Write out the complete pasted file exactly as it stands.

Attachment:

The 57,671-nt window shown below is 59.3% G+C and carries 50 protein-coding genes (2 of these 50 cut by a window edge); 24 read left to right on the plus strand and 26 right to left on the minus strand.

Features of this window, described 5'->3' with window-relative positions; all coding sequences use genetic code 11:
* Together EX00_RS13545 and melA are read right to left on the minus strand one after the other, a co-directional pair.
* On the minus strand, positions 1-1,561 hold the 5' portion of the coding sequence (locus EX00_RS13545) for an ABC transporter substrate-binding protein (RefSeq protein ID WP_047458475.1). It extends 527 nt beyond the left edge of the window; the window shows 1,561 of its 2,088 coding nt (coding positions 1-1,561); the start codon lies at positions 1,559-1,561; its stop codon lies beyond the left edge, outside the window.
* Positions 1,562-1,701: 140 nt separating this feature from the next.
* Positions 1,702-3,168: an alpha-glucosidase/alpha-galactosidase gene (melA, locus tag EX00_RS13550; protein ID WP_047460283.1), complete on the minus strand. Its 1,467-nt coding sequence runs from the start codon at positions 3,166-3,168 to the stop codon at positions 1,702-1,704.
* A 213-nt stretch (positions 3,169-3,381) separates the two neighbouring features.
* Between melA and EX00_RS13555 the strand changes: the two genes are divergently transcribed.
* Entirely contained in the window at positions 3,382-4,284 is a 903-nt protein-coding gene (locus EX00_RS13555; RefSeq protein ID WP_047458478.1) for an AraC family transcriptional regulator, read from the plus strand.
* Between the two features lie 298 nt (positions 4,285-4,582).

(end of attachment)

The 57,671-nt window shown below is 59.3% G+C and carries 50 protein-coding genes (2 of these 50 cut by a window edge); 24 read left to right on the plus strand and 26 right to left on the minus strand.

Features of this window, described 5'->3' with window-relative positions; all coding sequences use genetic code 11:
* Together EX00_RS13545 and melA are read right to left on the minus strand one after the other, a co-directional pair.
* On the minus strand, positions 1-1,561 hold the 5' portion of the coding sequence (locus EX00_RS13545) for an ABC transporter substrate-binding protein (RefSeq protein ID WP_047458475.1). It extends 527 nt beyond the left edge of the window; the window shows 1,561 of its 2,088 coding nt (coding positions 1-1,561); the start codon lies at positions 1,559-1,561; its stop codon lies beyond the left edge, outside the window.
* Positions 1,562-1,701: 140 nt separating this feature from the next.
* Positions 1,702-3,168: an alpha-glucosidase/alpha-galactosidase gene (melA, locus tag EX00_RS13550; protein ID WP_047460283.1), complete on the minus strand. Its 1,467-nt coding sequence runs from the start codon at positions 3,166-3,168 to the stop codon at positions 1,702-1,704.
* A 213-nt stretch (positions 3,169-3,381) separates the two neighbouring features.
* Between melA and EX00_RS13555 the strand changes: the two genes are divergently transcribed.
* Entirely contained in the window at positions 3,382-4,284 is a 903-nt protein-coding gene (locus EX00_RS13555; RefSeq protein ID WP_047458478.1) for an AraC family transcriptional regulator, read from the plus strand.
* Between the two features lie 298 nt (positions 4,285-4,582).